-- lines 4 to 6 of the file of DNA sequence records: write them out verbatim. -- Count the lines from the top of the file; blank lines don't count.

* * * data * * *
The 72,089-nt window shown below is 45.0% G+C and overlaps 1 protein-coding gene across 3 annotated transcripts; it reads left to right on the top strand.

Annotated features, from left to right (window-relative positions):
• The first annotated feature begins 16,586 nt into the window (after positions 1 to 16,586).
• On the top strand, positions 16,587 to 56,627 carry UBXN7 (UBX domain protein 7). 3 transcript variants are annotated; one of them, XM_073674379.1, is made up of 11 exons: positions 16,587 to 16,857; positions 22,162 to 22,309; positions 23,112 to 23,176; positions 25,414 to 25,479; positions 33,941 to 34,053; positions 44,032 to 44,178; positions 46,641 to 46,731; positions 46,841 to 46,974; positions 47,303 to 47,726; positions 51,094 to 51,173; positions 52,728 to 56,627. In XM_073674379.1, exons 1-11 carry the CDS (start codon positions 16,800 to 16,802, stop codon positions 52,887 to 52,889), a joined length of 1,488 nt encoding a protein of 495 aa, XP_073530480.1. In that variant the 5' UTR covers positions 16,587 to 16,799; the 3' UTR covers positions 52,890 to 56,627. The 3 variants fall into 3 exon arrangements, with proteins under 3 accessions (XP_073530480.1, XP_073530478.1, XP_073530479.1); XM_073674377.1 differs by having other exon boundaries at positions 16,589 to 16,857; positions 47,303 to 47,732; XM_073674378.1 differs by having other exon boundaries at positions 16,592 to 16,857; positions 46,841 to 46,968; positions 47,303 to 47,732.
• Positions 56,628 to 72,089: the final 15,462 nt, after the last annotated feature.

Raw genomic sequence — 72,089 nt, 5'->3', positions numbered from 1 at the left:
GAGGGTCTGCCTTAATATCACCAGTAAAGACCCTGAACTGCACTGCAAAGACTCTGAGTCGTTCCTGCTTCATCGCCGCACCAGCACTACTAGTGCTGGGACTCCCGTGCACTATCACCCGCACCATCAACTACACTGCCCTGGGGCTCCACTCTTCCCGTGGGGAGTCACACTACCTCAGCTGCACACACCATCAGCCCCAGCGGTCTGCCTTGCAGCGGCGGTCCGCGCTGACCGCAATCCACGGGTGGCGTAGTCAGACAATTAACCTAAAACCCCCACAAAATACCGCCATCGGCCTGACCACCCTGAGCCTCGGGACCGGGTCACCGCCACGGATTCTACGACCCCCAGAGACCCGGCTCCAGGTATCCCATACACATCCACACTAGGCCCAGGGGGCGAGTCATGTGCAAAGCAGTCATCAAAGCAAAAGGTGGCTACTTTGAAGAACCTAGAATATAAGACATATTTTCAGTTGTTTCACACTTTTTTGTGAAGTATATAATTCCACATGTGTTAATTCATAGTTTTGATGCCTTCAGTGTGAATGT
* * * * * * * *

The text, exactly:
• On the top strand, positions 16,587 to 56,627 carry UBXN7 (UBX domain protein 7). 3 transcript variants are annotated; one of them, XM_073674379.1, is made up of 11 exons: positions 16,587 to 16,857; positions 22,162 to 22,309; positions 23,112 to 23,176; positions 25,414 to 25,479; positions 33,941 to 34,053; positions 44,032 to 44,178; positions 46,641 to 46,731; positions 46,841 to 46,974; positions 47,303 to 47,726; positions 51,094 to 51,173; positions 52,728 to 56,627. In XM_073674379.1, exons 1-11 carry the CDS (start codon positions 16,800 to 16,802, stop codon positions 52,887 to 52,889), a joined length of 1,488 nt encoding a protein of 495 aa, XP_073530480.1. In that variant the 5' UTR covers positions 16,587 to 16,799; the 3' UTR covers positions 52,890 to 56,627. The 3 variants fall into 3 exon arrangements, with proteins under 3 accessions (XP_073530480.1, XP_073530478.1, XP_073530479.1); XM_073674377.1 differs by having other exon boundaries at positions 16,589 to 16,857; positions 47,303 to 47,732; XM_073674378.1 differs by having other exon boundaries at positions 16,592 to 16,857; positions 46,841 to 46,968; positions 47,303 to 47,732.
• Positions 56,628 to 72,089: the final 15,462 nt, after the last annotated feature.

Raw genomic sequence — 72,089 nt, 5'->3', positions numbered from 1 at the left: